Tools of the Trade

Remember that credit is like a grown up IOU? So let's go over the most common form of credit (IRL they are called lines of credit) so you can be a professional credit card user.

Credit cards. These are probably the most common form of credit you know about. You may even have a credit card right now! When you open a credit card, you will get a credit limit. That credit limit gives you a monthly cap on how much you can spend (wah wah). As you make purchases throughout the month, they go onto your credit card statement. The statement is a big tally of all the purchases made on your credit card for the last billing cycle (which is usually a month). Once your bill comes, you're on the hook for the whole tally, and you want to pay the whole tally every time. Don't ever carry a balance (aka: leave money left unpaid) if you don't absolutely have to. Here is the kicker though– the money doesn't come out of your bank account at every purchase like when you use a debit card, and it definitely doesn't fly out of your wallet like cash does. At the end of the month you'll get a big bill with all of your purchases on it to be paid in one lump sum. And if you can't pay that big lump sum? Then you make smaller payments and then are charged interest. This is called credit card debt.

So let's say you get yourself a credit card. You treat yourself to a new outfit, some food out with friends, gas tank fill ups, movie nights, video game purchases, and all sorts of goodies. These things are added up on your credit card statement. While you're buying this, you look at your checking account to see your balance/look in your wallet for some cash, but it looks like you haven't made a dent. Sweet! (Remember the people who tried to scare you away from a credit card? THIS IS WHY. Be smarter than these people!)

See, this is where people get into trouble. They spend tons of money, but because they don't see their account balance go down, they think they have way more money than they really do. So they keep spending it. They're walking along all happy and thinking they're rich, then BOOM. They're hit with a bill with all of those purchases tallied up. Now all of the money they thought they had sitting pretty in the bank now has to go toward stuff they already paid for. Talk about a sucker punch. Sometimes, the spending can get so out of control that you don't have enough in your account to pay for it all, that it will take two months of income to pay off one month's spending spree. When that happens, you are charged interest. Interest is kind of like a late fee, it is a percentage of your bill added on to what you already owe. Let's look at an example.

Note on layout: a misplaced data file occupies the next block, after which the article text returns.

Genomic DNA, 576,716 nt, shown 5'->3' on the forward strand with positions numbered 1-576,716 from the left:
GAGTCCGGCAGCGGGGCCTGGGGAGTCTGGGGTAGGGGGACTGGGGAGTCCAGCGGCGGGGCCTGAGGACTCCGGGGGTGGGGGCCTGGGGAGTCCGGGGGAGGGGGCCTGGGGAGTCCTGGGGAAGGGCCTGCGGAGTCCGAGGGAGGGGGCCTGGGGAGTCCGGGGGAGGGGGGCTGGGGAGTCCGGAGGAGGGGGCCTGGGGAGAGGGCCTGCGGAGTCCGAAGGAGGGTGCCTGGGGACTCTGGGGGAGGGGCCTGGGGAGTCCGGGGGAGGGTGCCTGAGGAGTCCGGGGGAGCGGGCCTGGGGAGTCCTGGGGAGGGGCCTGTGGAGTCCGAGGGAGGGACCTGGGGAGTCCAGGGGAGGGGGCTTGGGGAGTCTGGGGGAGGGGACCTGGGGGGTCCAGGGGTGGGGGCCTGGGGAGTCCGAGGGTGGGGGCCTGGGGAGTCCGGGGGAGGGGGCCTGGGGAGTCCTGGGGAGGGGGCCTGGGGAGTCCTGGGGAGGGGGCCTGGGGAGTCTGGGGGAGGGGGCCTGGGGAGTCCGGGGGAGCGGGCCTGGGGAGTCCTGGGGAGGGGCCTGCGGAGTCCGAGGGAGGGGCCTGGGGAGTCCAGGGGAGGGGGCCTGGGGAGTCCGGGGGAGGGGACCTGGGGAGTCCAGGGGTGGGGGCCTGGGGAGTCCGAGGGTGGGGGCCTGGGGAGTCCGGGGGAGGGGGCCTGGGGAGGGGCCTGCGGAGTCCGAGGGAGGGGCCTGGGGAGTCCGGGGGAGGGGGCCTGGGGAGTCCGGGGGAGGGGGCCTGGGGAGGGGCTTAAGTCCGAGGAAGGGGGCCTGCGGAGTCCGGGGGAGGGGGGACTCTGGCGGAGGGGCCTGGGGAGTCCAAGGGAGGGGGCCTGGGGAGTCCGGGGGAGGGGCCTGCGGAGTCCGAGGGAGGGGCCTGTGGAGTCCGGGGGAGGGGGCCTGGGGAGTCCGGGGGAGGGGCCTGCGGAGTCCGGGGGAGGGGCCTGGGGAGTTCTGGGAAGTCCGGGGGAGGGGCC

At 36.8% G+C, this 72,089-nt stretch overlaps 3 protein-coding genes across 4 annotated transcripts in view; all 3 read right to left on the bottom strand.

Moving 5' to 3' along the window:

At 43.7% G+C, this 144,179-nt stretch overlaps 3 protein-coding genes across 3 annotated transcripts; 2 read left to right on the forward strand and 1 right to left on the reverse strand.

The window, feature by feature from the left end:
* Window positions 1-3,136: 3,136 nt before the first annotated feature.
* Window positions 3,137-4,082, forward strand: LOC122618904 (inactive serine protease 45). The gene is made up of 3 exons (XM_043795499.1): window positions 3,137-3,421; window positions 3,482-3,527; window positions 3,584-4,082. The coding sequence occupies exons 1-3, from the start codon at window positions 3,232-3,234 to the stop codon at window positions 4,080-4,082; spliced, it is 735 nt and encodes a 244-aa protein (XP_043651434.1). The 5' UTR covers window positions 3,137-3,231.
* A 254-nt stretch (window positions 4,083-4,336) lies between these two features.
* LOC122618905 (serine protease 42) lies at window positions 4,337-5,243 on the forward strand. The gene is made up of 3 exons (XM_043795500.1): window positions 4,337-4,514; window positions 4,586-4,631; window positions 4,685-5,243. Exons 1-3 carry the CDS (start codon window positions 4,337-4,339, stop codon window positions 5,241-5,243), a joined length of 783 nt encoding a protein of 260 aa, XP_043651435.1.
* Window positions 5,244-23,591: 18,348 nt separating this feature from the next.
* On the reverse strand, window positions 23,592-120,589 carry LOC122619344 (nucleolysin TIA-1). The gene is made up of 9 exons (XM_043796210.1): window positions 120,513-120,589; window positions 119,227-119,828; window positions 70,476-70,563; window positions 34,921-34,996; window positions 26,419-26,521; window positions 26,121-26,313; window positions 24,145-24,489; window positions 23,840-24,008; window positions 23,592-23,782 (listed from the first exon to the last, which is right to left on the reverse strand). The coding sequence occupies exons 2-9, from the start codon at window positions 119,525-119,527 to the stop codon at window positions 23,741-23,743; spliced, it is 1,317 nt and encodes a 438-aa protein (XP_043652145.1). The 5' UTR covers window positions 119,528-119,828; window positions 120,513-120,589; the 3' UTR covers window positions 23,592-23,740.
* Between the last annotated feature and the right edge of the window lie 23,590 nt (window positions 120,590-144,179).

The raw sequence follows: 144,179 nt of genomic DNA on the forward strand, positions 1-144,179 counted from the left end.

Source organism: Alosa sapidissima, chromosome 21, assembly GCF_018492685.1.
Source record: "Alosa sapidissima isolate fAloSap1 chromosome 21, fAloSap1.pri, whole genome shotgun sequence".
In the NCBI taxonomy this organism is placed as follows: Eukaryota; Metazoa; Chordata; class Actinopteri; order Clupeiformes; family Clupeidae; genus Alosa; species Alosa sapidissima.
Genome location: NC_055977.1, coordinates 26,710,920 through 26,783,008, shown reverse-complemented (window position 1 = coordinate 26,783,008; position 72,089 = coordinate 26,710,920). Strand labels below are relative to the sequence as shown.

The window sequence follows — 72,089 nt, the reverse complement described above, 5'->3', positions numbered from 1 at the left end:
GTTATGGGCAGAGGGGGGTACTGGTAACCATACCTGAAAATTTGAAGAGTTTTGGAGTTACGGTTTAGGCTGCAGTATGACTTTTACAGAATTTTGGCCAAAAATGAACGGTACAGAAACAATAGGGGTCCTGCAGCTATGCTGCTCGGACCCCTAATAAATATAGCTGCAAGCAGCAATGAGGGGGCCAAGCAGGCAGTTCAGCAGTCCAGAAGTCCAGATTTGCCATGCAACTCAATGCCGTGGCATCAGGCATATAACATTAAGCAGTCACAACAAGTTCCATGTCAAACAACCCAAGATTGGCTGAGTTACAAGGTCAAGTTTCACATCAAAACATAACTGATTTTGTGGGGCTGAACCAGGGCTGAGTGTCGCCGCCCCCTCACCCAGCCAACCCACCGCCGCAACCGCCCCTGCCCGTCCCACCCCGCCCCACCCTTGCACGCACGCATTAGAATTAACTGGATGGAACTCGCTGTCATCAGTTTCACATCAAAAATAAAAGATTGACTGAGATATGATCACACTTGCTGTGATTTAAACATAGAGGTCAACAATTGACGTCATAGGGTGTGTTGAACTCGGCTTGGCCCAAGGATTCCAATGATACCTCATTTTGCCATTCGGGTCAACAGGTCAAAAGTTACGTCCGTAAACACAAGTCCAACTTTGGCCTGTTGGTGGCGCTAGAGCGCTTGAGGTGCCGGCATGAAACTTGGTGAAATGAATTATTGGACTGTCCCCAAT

You have $100 in your bank account.

You spend $500 this month on who knows what (you weren't keeping track. C'mon man! Remember your budget!)

What is $100- $500? -$400. NEGATIVE $400. That means once you clear out your bank account, you still owe $400 to the credit card company. Bummer dude. You decided to put that card away and don't charge anything to it until your balance is paid off.

But wait, what's that 24% interest rate at the bottom of your bill? That means that because the credit card company is being super nice (they're not) by only letting you pay part of your bill, you're giving a (mandatory) 2% tip for every month you don't pay off that extra balance. (The 24% interest rate is per year, so if you divide that by the 12 billing cycles/months per year, you pay an extra 2% each month. Just trust us).

So you still owe $400 to the credit card company. Plus interest for every month until it is paid off.

Month 1:
$400 (balance) + $8 (interest) = $408 - $100 payment = $308

Month 2:
$308 (balance) + $6.16 (interest) = $314.16 - $100 payment = $214.16

Month 3:
$214.16 (balance) + $4.82 (interest) = $218.98 - $100 payment = $118.98

Month 4:
$118.98 (balance) + $2.38 (interest) = $121.36 - $100 payment = $21.36

Month 5:
$21.36 (balance) + $0.43 (interest) = $21.79 - $21.79 payment = $0.00

So by the end of all this, you paid $521.79. It took you over 5 months of clearing out your account to pay for one shopping spree. Worth it? Probably not.

Don't even get us started on what happens if you run up a balance and forget to pay it off. Spoiler alert: you pay the interest on the whole bill until you remember. Super ouch.

Here's the deal though: this doesn't have to be the way. You don't have to be scared of credit cards. There's something magical in this world called technology. You have the power to check your credit card statement at any time of day and look into your balance, so you never need to be caught off guard! There are autopay features to make it so your credit card is paid off automatically at the end of the month. You can pay off every purchase immediately so you see your bank account change with everything you buy. You can have one that you only use for emergencies! Shocker!

Basically, having a credit card is like having a super power. "With great power comes great responsibility." Got it, Peter Parker? In the next few lessons we'll talk about other ways you can use credit, and the pros verses cons of using it. Stay tuned!

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